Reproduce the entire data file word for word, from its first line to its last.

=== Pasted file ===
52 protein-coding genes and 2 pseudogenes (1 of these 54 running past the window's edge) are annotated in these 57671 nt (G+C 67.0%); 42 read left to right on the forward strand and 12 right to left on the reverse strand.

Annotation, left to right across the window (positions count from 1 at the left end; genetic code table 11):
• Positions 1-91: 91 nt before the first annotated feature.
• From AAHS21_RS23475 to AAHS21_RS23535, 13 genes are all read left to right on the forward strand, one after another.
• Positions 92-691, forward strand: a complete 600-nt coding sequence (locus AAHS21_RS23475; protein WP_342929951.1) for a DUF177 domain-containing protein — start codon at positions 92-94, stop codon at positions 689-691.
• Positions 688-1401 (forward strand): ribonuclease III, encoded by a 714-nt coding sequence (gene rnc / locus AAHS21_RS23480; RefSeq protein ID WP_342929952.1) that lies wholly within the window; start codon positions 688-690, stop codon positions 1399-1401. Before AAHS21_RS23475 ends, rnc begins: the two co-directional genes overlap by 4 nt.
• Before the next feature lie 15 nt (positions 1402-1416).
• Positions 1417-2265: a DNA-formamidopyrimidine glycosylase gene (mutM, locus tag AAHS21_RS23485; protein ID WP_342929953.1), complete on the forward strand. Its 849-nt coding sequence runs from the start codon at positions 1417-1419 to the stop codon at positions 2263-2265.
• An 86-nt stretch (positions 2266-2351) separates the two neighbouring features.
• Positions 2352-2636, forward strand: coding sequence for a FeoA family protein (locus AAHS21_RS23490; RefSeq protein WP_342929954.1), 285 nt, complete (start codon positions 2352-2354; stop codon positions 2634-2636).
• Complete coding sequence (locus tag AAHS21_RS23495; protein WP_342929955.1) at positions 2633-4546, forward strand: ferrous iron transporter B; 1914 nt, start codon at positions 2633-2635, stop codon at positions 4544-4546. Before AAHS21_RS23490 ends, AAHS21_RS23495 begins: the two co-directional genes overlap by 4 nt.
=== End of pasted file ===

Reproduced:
52 protein-coding genes and 2 pseudogenes (1 of these 54 running past the window's edge) are annotated in these 57671 nt (G+C 67.0%); 42 read left to right on the forward strand and 12 right to left on the reverse strand.

Annotation, left to right across the window (positions count from 1 at the left end; genetic code table 11):
• Positions 1-91: 91 nt before the first annotated feature.
• From AAHS21_RS23475 to AAHS21_RS23535, 13 genes are all read left to right on the forward strand, one after another.
• Positions 92-691, forward strand: a complete 600-nt coding sequence (locus AAHS21_RS23475; protein WP_342929951.1) for a DUF177 domain-containing protein — start codon at positions 92-94, stop codon at positions 689-691.
• Positions 688-1401 (forward strand): ribonuclease III, encoded by a 714-nt coding sequence (gene rnc / locus AAHS21_RS23480; RefSeq protein ID WP_342929952.1) that lies wholly within the window; start codon positions 688-690, stop codon positions 1399-1401. Before AAHS21_RS23475 ends, rnc begins: the two co-directional genes overlap by 4 nt.
• Before the next feature lie 15 nt (positions 1402-1416).
• Positions 1417-2265: a DNA-formamidopyrimidine glycosylase gene (mutM, locus tag AAHS21_RS23485; protein ID WP_342929953.1), complete on the forward strand. Its 849-nt coding sequence runs from the start codon at positions 1417-1419 to the stop codon at positions 2263-2265.
• An 86-nt stretch (positions 2266-2351) separates the two neighbouring features.
• Positions 2352-2636, forward strand: coding sequence for a FeoA family protein (locus AAHS21_RS23490; RefSeq protein WP_342929954.1), 285 nt, complete (start codon positions 2352-2354; stop codon positions 2634-2636).
• Complete coding sequence (locus tag AAHS21_RS23495; protein WP_342929955.1) at positions 2633-4546, forward strand: ferrous iron transporter B; 1914 nt, start codon at positions 2633-2635, stop codon at positions 4544-4546. Before AAHS21_RS23490 ends, AAHS21_RS23495 begins: the two co-directional genes overlap by 4 nt.